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PR- 027-13
January 17, 2013


The following are Mayor Michael R. Bloomberg’s remarks as delivered at City Hall today:

“Good afternoon, everyone. By now, I’m sure you’re all aware that United Federation of Teachers President Michael Mulgrew unilaterally walked away from our negotiations concerning a new teacher evaluation system.

“This is deeply regrettable, because after many days of around-the-clock negotiations, we had resolved nearly all the outstanding issues raised by the State teacher evaluation law.

“There was an agreement to be had here. We were actually very close. But unfortunately, every time we approached a deal in recent days, the UFT moved the finish line back.

“Instead of working with us to tie up the loose ends of this agreement, they continued to insert unrelated, extraneous issues into these negotiations. The effect was to set the talks back, time and time again.

“That’s exactly what happened last night. We made it clear then, as we had previously, that this was a non-starter.

“The UFT also threw the negotiations off track with demands that effectively undercut the intent of the law, which is to create an evaluation system that ensures we have the best possible teacher in every classroom in our schools.

“Everything our Administration has accomplished in turning our schools around these past 11 years has been based on setting standards and requiring accountability. A new teacher evaluation process is a crucial part of that. That’s why it was a condition of New York State receiving Federal ‘Race to the Top’ funding from the Obama Administration. That’s why I supported the State requirement on revising teacher evaluations that was passed into law back in 2010.

“I personally feel very strongly that teachers deserve to be treated as professionals – and also held to high professional standards. So in that light, I want to let you know what the two main areas of disagreement were in our talks with the UFT last night.

“First, the UFT wanted the entire agreement to sunset in June of 2015. That condition would essentially render the entire agreement meaningless. That’s because the process of removing an ineffective teacher requires two years’, that’s correct two years’, time to get an ineffective teacher out of the classroom, and if the agreement sunset in two years the whole thing would be a joke.

“Nobody would ever be able to be removed, the law would be gone before the process could finish. It would essentially sabotage the entire agreement. This popped up last night sometime between midnight and three in the morning when the negotiations ended.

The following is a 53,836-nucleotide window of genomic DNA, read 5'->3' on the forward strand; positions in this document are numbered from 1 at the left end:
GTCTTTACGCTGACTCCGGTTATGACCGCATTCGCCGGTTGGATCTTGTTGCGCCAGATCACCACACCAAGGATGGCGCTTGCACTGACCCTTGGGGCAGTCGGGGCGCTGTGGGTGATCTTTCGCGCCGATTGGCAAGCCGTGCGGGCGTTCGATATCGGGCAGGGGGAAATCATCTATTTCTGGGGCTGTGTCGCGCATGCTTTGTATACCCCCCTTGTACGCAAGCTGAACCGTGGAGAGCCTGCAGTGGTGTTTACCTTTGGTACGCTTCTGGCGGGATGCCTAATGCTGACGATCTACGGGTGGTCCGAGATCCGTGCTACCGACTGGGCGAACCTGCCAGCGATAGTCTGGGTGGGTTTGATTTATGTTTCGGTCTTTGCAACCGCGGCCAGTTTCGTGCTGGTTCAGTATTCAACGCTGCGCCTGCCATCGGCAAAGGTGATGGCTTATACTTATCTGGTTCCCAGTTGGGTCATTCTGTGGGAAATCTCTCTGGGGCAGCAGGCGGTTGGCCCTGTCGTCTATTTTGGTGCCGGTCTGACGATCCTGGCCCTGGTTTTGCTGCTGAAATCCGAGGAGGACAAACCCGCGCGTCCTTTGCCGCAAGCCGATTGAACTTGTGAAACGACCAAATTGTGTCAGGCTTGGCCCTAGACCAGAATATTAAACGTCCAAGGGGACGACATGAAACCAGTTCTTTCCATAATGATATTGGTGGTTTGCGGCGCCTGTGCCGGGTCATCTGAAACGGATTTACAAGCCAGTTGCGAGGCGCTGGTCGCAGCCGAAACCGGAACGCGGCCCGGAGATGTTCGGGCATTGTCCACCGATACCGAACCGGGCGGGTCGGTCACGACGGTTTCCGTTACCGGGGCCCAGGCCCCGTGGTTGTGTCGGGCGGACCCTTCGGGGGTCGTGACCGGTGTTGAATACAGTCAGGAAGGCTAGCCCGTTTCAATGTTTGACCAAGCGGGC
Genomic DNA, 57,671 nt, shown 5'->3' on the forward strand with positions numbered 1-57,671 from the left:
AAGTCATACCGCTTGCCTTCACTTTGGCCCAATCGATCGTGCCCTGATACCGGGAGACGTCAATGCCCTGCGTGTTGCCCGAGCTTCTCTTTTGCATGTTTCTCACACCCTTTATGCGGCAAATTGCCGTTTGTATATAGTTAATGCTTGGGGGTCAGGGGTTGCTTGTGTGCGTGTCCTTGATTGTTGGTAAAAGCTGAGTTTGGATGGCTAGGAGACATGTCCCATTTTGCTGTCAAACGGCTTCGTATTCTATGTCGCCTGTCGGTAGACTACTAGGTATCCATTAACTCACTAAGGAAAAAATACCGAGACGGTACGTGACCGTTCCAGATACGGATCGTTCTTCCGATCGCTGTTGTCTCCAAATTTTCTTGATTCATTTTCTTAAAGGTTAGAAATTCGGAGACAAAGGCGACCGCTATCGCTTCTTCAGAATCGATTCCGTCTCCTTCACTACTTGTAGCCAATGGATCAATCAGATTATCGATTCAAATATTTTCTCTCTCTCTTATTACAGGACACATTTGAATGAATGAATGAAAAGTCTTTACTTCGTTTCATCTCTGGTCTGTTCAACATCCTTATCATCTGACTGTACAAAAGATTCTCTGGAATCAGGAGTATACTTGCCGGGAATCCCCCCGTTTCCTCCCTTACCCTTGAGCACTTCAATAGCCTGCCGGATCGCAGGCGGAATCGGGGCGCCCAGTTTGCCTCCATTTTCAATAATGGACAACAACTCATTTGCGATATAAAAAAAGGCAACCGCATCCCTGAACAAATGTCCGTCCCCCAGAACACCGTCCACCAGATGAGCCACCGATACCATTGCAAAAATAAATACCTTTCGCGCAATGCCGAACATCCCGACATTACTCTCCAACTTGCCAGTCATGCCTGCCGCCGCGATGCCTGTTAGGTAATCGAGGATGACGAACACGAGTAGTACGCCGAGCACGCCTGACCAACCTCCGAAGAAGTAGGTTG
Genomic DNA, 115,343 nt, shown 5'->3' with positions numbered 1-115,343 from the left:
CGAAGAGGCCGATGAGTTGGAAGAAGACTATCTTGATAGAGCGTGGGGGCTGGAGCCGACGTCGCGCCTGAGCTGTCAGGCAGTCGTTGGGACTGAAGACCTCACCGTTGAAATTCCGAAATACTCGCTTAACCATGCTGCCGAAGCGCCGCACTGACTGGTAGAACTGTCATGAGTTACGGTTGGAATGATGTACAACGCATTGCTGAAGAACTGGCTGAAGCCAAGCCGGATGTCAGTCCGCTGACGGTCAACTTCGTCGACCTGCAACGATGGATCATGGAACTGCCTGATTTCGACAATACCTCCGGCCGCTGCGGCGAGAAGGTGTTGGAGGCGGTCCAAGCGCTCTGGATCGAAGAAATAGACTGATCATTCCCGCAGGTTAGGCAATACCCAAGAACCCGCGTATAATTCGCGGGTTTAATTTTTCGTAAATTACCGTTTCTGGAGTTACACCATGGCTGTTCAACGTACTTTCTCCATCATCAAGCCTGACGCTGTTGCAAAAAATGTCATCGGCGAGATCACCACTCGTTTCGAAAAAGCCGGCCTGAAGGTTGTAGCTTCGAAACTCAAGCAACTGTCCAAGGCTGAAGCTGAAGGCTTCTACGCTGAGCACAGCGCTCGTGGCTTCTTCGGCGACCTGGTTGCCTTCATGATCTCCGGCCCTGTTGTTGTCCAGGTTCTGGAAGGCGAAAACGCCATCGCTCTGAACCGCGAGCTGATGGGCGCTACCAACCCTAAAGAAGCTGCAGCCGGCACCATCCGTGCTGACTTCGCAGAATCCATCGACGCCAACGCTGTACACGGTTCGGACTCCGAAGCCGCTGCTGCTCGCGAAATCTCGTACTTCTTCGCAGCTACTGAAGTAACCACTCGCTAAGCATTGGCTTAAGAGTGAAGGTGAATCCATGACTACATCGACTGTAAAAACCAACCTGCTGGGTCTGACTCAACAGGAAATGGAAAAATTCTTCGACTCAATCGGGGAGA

“Second, our negotiations with the UFT demanded a doubling of the number of arbitration hearings available to teachers who file grievances as part of the evaluation process. There would be twice as many as they’re entitled to now.

“That would make it again harder to weed out ineffective teachers because more and more of these cases would go to arbitrators and it would bog our principals down in lengthy the arbitration hearings taking precious times away from their duties as school leaders.

“As it is now, we don’t have enough time to do it. Doubling the number would just make the whole thing die of its own weight.

“In addition, at the last minute and in the middle of the night, the UFT insisted on changing the method of scoring teacher evaluations, in a way that would have ensured that fewer teachers were rated ineffective.

“So the bottom line is, in failing to reach an agreement, those were the unfortunate reasons why. And the saddest part is that our students will pay the cost.

“They’ll pay the cost when they are denied the candid professional evaluations for teachers that would help them become better teachers. They’ll pay the cost when we can’t weed out the ineffective teachers who just aren’t up to the job, even after they’ve been given professional guidance and help.

“And kids will also pay the cost because the City will have to forfeit $250 million in additional State education aid that was contingent on our creating a new and more effective teacher evaluation system. And we’ll also lose out on up to another $200 million in education grant funds that we might have qualified for.

“I can’t tell you how much this pains me to see this happening. Nothing is more important to us than our schools, and making sure that they receive the financial resources they deserve. I think we’ve shown that over and over again in the last 11 years.

“We’ve shown that by increasing salaries and improving professional development for our teachers. And remember that in recent years, when the national recession reduced the revenues available to fund City services, we made hard choices about what services had to be cut, and where. But we made an exception when it came to our schools.

“Even when we faced shrinking revenues, we actually shifted funds from other agencies so that we could increase the share of funding for our schools coming from City tax dollars while the State cut back how much they were sending us.

“Our students benefitted from the extra City tax dollars, and so have our teachers. And they certainly would have also benefited from the additional State aid we regrettably would have to forego if there’s not an agreement with the UFT.

“On that note, let me turn things over to Schools Chancellor Dennis Walcott.”


Marc LaVorgna/Lauren Passalacqua   (212) 788-2958

Erin Hughes (DOE)   (212) 374-5141


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